The Aquaponics system built at LCIS is much the same as the systems installed in Haiti. Essentially, there is a tank containing fish which produce waste. Water, carrying the fish waste, is pumped from the tank into a series of water channels that contain edible plants situated in porous baskets. The plants roots are anchored in a clay ball growing medium that gives the roots somewhere to adhere too and eliminates the need for soil. The nutrient rich water feeds the roots of the plants as it passes through the channels. The plants roots also filter the water so that eventually clean water falls back into the fish tank below, where it begins it cycle all over again. Aquaponics uses 90% less water than traditional farming and no added fertilizers. The system at LCIS will be used to teach much more that sustainability, it is also a wonderful tool for teaching math, biology, history, civic engagement and it could also be a way to develop another lasting community engagement program at LCIS. “We are happy to invite other school to visit our Aquaponics Outdoor Classroom and learn how they can build similar systems on their campus,” said principal, Stacy Bobo.

 


Bookmark and Share


© Copyright 2012 by thebahamasweekly.com

Top of Page

Community
Latest Headlines
Bahamas Police investigate alleged drowning death
RBPF Nassau seize drugs
Grand Bahama Police investigate fatal stabbing incident
RBPF Abaco conduct routine road check, 19 drivers sited with infractions
Visiting the Grand Bahama Shipyard Proves that Even in the Industrial Sector, it’s Better in The Bahamas
57th annual Heart Ball set for February 14th: Heart Month Events Announced
Mr. Bahamas Kenneth Kerr off to Mr. International in Seoul, Korea
RBPF: Forced entry in Nassau home and black 1999 Mercedes Benz stolen - 16 arrests made
BNT’s Wine and Art Festival Saturday, Jan. 31st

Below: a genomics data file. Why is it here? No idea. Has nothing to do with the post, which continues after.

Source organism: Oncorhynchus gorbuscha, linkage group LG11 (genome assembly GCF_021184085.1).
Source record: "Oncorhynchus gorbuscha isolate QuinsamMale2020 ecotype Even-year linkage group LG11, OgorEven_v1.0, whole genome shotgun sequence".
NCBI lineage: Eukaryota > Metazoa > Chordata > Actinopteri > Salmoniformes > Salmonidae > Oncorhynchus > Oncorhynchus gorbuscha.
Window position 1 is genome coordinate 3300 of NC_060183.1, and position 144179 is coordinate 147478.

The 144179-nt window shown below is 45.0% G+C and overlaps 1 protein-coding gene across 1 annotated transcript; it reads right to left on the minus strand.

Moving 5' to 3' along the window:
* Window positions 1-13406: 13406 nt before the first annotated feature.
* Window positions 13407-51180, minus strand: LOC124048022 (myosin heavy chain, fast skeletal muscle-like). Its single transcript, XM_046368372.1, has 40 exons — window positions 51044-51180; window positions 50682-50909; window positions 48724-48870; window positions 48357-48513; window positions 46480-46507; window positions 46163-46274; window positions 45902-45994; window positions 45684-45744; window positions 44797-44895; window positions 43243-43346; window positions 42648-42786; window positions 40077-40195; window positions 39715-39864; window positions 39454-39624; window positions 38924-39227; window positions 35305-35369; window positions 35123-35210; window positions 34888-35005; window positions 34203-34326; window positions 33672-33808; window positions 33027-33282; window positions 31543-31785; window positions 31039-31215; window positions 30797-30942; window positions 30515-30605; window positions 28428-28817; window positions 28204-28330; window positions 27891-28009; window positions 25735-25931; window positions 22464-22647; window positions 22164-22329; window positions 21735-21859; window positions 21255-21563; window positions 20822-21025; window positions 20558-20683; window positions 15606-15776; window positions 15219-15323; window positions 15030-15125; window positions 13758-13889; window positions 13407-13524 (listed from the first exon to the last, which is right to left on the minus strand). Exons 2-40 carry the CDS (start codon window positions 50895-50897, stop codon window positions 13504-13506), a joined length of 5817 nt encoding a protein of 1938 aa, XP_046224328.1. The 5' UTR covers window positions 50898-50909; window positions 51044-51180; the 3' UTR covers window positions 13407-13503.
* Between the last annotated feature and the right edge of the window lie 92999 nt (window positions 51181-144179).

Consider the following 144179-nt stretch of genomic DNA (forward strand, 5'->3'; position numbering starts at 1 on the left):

Master Motivator Spence Finlayson fires up BTC Yellow Pages Agents
Nassau Man and Woman to be Arraigned On Murder & Attempted Murder Charges Friday
Miss Bahamas Teenager off to Guatemala
RBPF Nassau: High powered assault rifle seized, 10 arrested - Handgun found in Pinewood Gardens - 27 other arrests
Grand Bahama BNT Lecture Series Opens to a Packed House
“Peace Begins With Me” weekend in Nassau, February ‏ 27th & 28th
BTC and One Bahamas Committee Plan Grand Bahama Unity Walk February 21
Humane Society of Grand Bahama in Danger of Closing Due to Lack of Support
Suspect in Nassau nightclub murder turns himself in - 23 arrests
“Value Added Tax & The Small Business Sector”
RBPF Nassau: Illegal handgun found in Elizabeth Estates - 22 arrests made
Nassau Woman robbed of white Ford Edge vehicle
CIBC FirstCaribbean holds food/clothes drive for Bahamas Urban Youth Development Centre
Look & Learn Hair Passion seminar held in Grand Bahama
Police Leadership Team Hosts COB President to Police HQ
RBPF Nassau: Weekend homicides identified - 8 arrested for murder -
Salvation Army Freeport Corps Celebrates 30 Years with Commemorate Events
Happy pets are healthy pets
Suspect in Nassau nightclub murder suspect arrested, two other being sought
Grand Bahama police remove unlicenced firearm from streets, arrest 1 male
Myles Munroe mentee launches, "Myles Munroe Lunchtime Moments"
Nassau murder suspect taken into custody - DEU recover handgun - 11 arrests
Man shot and killed at Nassau nightclub on Faith Avenue South
Nassau police search for sexual assault suspect - 16 arrests made
Male Haitian National found dead in home on Eneas Street, Nassau
RBPF Nassau: 31 arrests - Shotgun and handgun recovered
Atlantis Shows Support for 2015 Race Weekend
CIBC FirstCaribbean Battles Hunger in Most Vulnerable
COB Caribs Learn Life Lessons from NBA Basketball Legend
Grand Bahama Crime has Decreased by 24 Percent, says ACP Seymour
Bahamas police probing pornographic video posted on internet